Microsoft last week filed 10 lawsuits against firms accused of involvement in pirating software and people who had allegedly breached a subscription agreement with the company by selling not-for-resale software on auction sites.
Seven of the suits targeted nine people over their supposed breach of a software agreement relating to Microsoft’s MAPS (Microsoft Action Pack Subscriptions) Initiative – a programme that provides eligible partners with discounted Microsoft software packages for product evaluation and internal use.
It is the first time the company has targeted members of the programme. The MAPS software agreement stipulates that partners may subscribe to the MAPS program only once each year, that the software may not be resold, and that the software must be used only at the partner’s primary business location and only for business purposes such as application development and testing.
Microsoft says the people named in the law suit allegedly tried to sell the software through auction sites.
Microsoft says its investigations also revealed that some subscribers were falsifying information to receive the programme benefits and software titles multiple times.
“Our honest partners have asked us to intervene to help protect those who abide by laws and rules governing software use and distribution,” said Mary Jo Schrade, senior attorney at Microsoft. “The lawsuits announced today are a necessary step to help ensure that those who knowingly and repeatedly violate known and widely accepted standards will not be given free rein to do so.”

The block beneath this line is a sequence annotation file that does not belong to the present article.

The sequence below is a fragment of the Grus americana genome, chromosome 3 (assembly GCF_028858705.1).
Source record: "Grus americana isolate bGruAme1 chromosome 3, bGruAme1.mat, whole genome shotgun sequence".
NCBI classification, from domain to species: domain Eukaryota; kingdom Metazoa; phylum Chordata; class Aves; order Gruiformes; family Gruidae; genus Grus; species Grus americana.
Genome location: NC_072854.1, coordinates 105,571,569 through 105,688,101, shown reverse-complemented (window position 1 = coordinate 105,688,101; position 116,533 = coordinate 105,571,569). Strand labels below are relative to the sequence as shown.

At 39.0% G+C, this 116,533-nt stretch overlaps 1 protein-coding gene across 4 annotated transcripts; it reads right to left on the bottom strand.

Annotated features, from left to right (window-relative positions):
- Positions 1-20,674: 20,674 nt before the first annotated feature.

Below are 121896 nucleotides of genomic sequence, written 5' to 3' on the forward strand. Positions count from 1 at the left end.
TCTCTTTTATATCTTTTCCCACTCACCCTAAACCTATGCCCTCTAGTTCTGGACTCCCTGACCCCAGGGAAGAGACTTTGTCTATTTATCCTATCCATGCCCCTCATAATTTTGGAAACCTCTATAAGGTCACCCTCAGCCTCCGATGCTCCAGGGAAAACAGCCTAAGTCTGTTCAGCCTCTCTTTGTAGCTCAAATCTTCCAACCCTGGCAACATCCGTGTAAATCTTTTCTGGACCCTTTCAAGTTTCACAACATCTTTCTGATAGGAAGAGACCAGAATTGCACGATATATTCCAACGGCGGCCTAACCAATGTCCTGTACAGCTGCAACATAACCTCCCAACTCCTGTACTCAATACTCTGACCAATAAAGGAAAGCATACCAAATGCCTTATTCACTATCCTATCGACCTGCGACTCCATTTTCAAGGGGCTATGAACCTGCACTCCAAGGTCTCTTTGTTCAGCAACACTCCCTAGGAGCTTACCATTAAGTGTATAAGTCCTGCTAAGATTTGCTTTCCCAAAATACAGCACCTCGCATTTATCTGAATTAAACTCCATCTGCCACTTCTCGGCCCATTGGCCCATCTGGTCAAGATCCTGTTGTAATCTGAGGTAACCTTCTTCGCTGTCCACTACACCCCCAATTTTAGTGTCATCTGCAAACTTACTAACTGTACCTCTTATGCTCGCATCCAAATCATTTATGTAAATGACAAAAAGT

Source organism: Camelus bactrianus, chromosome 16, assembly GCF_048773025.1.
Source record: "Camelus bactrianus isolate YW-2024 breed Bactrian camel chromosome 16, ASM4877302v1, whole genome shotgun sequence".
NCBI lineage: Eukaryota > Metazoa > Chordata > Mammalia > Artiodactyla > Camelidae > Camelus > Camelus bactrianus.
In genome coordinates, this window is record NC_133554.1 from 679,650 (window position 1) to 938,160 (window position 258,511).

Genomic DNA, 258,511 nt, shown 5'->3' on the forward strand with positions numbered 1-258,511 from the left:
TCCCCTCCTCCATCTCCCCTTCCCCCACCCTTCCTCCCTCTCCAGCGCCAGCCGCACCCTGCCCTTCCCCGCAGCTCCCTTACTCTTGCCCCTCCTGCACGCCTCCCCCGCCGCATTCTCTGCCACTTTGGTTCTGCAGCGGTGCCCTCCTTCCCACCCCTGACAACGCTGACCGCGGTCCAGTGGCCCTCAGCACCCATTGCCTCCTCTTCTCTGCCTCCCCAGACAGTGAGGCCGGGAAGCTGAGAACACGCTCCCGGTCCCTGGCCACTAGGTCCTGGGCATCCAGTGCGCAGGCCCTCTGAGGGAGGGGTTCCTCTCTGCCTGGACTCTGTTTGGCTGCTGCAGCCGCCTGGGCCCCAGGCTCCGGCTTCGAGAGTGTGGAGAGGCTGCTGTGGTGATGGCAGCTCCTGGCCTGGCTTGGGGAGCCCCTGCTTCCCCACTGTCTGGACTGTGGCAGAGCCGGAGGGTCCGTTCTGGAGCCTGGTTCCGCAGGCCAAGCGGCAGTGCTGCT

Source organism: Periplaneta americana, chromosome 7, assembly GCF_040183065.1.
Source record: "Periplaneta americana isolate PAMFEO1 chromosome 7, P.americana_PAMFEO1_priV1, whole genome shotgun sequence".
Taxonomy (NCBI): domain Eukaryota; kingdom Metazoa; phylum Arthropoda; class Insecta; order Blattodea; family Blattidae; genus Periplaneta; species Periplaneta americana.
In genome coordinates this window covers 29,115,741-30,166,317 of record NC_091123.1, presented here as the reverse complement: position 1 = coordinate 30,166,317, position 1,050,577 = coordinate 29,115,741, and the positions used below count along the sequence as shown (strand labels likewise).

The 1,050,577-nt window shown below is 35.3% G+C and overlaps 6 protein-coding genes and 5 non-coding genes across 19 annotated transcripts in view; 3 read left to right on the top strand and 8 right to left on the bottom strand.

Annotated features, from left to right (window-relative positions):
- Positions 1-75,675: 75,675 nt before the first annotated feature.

The remaining three lawsuits, filed by Microsoft against companies in Florida, Ohio and Pennsylvania, allege counterfeit software abuses. They are the result of consumer complaints, which led Microsoft to investigate the defendant companies.
The software giant bought software from each of the three firms, tested the authenticity of the software and discovered that they were counterfeit, it says.
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